Black Pepper

Black Pepper or Kali Mirch (Piper nigrum) is that humble spice that encouraged the great explorers set off their voyages. What followed was slavery for around 200ish years. More than any other spices, black pepper brought the Portuguese, the Dutch, the British, the French all the way to India. Grown on a vine, in form of a cluster, peppercorns are initially green in colour. As they ripen, the colour changes to orange and then red. Usually picked at this level of maturity, the red peppercorns are then sun-dried. An enzyme on the outside called Pericarp turns it black and gives it a wrinkly look.

Surprising enough, black, green, pink, and white, all varieties come from this same plant. Green peppercorns are picked and immersed in a brine or oil that stops the action of Pericarp, maintaining the green colour. Green peppercorns can also be quick dried to form a dry crinkled green peppercorn. White pepper has a couple of methods, however. Some people soak the red peppercorns, then peel the outer cover and sundry to get the white variety. While some others, dry process the black peppercorn. On this trip to Munnar and Thekaddy, we were introduced to at least 10 to 12 different varieties of peppercorns. The picture above shows the varying grade of black pepper from big 5 mm boys to little ones. Malabar Garbled Organic pepper has a bold, pungent flavour, while Tellicherry (our personal favorite) has a floral yet bold flavour. While some were mixed with the Southeast Asian varieties, some were strictly from a particular farm. Some were strong and pungent while some were rhythmically flavorsome.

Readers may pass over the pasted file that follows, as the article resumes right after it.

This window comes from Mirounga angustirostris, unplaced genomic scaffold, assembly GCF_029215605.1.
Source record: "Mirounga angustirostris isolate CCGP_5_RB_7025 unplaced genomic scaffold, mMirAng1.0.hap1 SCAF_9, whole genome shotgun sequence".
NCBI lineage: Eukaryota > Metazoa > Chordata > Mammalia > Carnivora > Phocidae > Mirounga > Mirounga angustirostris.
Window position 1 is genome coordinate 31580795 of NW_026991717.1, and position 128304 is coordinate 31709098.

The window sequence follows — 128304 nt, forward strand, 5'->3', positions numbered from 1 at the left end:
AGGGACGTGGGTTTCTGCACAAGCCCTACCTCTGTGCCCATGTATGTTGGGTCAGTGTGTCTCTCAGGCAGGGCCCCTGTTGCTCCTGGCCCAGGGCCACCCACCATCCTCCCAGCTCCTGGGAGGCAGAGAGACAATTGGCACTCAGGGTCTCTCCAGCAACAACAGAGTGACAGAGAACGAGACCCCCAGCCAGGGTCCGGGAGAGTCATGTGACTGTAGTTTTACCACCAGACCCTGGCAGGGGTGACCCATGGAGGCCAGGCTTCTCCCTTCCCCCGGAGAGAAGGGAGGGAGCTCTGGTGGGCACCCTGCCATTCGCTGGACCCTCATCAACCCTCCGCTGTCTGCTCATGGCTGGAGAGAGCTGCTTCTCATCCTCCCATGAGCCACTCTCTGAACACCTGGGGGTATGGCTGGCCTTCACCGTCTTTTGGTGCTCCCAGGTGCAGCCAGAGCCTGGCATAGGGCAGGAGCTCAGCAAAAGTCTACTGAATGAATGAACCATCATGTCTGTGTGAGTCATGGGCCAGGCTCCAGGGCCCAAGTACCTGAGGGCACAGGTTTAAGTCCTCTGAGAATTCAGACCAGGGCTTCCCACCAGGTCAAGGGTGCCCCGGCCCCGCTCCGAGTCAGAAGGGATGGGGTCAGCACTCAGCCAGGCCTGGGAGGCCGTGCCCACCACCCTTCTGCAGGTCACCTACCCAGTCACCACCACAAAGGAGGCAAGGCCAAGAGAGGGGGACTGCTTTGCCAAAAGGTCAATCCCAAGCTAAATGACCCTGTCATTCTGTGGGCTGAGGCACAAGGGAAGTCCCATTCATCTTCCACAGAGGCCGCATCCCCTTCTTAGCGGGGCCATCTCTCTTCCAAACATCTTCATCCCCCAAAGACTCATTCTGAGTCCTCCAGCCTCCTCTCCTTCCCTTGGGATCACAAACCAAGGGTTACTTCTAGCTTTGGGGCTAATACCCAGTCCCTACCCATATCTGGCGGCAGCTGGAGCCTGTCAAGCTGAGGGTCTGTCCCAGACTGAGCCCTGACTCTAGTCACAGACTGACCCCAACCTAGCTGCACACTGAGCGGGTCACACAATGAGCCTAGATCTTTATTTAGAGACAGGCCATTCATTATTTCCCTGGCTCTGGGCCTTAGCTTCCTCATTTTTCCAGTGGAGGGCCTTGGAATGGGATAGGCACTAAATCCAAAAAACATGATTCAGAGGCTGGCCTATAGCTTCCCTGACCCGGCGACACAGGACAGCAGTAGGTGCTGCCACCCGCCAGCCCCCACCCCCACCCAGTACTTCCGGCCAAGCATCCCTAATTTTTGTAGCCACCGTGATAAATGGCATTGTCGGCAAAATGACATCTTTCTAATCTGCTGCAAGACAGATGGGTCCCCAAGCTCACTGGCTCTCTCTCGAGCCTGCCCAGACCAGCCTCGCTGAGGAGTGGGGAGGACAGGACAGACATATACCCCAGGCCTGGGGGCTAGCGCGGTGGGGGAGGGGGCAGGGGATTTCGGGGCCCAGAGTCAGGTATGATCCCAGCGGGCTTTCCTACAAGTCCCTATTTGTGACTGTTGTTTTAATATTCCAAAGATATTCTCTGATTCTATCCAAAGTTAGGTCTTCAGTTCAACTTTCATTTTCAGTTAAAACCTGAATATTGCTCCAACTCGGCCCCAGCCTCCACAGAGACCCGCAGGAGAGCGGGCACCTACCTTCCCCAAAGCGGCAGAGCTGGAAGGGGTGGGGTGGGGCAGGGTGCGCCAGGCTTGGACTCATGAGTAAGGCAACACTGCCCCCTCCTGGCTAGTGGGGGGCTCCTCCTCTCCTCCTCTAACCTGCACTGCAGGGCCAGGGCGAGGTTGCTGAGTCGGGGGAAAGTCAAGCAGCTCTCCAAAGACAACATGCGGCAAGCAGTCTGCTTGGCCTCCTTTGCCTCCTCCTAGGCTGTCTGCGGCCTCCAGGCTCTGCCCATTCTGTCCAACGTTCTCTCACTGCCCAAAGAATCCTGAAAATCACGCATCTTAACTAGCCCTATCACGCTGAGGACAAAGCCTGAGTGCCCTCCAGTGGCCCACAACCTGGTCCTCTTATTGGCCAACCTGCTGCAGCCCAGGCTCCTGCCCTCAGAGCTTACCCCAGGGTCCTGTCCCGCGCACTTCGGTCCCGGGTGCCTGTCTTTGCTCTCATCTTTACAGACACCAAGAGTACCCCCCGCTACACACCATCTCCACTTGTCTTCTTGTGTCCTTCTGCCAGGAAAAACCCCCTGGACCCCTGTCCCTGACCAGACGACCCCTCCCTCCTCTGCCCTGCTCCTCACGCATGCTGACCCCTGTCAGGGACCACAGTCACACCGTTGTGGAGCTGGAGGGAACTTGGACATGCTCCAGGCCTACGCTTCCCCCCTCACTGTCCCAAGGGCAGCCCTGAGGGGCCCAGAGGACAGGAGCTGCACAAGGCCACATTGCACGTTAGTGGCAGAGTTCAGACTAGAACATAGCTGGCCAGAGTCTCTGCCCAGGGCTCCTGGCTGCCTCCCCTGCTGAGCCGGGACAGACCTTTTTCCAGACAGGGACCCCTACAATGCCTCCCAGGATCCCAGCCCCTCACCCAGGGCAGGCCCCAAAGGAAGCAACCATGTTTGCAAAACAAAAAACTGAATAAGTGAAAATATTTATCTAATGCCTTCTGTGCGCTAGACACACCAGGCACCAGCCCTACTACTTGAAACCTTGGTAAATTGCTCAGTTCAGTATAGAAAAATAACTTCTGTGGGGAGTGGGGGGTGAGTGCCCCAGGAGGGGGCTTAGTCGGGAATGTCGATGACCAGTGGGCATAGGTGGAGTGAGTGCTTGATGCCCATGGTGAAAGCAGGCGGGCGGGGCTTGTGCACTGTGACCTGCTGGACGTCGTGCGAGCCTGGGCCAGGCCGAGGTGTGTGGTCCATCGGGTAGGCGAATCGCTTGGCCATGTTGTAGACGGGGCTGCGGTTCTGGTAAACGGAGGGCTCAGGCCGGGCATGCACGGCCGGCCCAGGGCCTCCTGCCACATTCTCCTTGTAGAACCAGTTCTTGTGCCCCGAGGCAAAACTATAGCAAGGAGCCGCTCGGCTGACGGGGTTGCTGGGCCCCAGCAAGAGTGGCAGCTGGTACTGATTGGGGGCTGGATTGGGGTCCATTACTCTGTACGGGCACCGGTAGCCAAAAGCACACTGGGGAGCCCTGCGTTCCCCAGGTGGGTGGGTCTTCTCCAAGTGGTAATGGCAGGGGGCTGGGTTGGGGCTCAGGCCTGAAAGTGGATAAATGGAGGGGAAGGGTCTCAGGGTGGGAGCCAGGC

The best part of learning pepper was walking through the farms, randomly picking peppercorns and tasting them. Sure enough, our mouth was tingling, in a good way though!

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